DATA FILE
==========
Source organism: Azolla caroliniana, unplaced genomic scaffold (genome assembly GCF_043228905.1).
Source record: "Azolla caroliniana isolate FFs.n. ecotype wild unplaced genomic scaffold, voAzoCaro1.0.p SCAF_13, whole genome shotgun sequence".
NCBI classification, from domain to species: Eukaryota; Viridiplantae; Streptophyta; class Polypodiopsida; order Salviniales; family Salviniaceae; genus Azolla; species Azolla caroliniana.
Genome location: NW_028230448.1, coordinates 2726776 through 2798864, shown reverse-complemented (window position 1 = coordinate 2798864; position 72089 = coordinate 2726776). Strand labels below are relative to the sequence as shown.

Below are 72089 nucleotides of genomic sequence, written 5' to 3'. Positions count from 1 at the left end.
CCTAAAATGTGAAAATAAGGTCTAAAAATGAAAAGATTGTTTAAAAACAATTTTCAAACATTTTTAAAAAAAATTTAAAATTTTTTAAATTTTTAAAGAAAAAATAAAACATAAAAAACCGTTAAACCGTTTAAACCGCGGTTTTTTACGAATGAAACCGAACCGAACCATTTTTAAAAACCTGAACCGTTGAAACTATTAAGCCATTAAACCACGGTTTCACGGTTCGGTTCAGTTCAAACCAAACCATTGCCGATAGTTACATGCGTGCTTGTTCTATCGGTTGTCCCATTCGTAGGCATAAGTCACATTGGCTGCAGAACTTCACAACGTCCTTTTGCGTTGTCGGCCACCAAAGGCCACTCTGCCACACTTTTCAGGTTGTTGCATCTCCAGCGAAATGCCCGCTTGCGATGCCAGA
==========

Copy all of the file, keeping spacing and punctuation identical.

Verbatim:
Source organism: Azolla caroliniana, unplaced genomic scaffold (genome assembly GCF_043228905.1).
Source record: "Azolla caroliniana isolate FFs.n. ecotype wild unplaced genomic scaffold, voAzoCaro1.0.p SCAF_13, whole genome shotgun sequence".
NCBI classification, from domain to species: Eukaryota; Viridiplantae; Streptophyta; class Polypodiopsida; order Salviniales; family Salviniaceae; genus Azolla; species Azolla caroliniana.
Genome location: NW_028230448.1, coordinates 2726776 through 2798864, shown reverse-complemented (window position 1 = coordinate 2798864; position 72089 = coordinate 2726776). Strand labels below are relative to the sequence as shown.

Below are 72089 nucleotides of genomic sequence, written 5' to 3'. Positions count from 1 at the left end.
CCTAAAATGTGAAAATAAGGTCTAAAAATGAAAAGATTGTTTAAAAACAATTTTCAAACATTTTTAAAAAAAATTTAAAATTTTTTAAATTTTTAAAGAAAAAATAAAACATAAAAAACCGTTAAACCGTTTAAACCGCGGTTTTTTACGAATGAAACCGAACCGAACCATTTTTAAAAACCTGAACCGTTGAAACTATTAAGCCATTAAACCACGGTTTCACGGTTCGGTTCAGTTCAAACCAAACCATTGCCGATAGTTACATGCGTGCTTGTTCTATCGGTTGTCCCATTCGTAGGCATAAGTCACATTGGCTGCAGAACTTCACAACGTCCTTTTGCGTTGTCGGCCACCAAAGGCCACTCTGCCACACTTTTCAGGTTGTTGCATCTCCAGCGAAATGCCCGCTTGCGATGCCAGA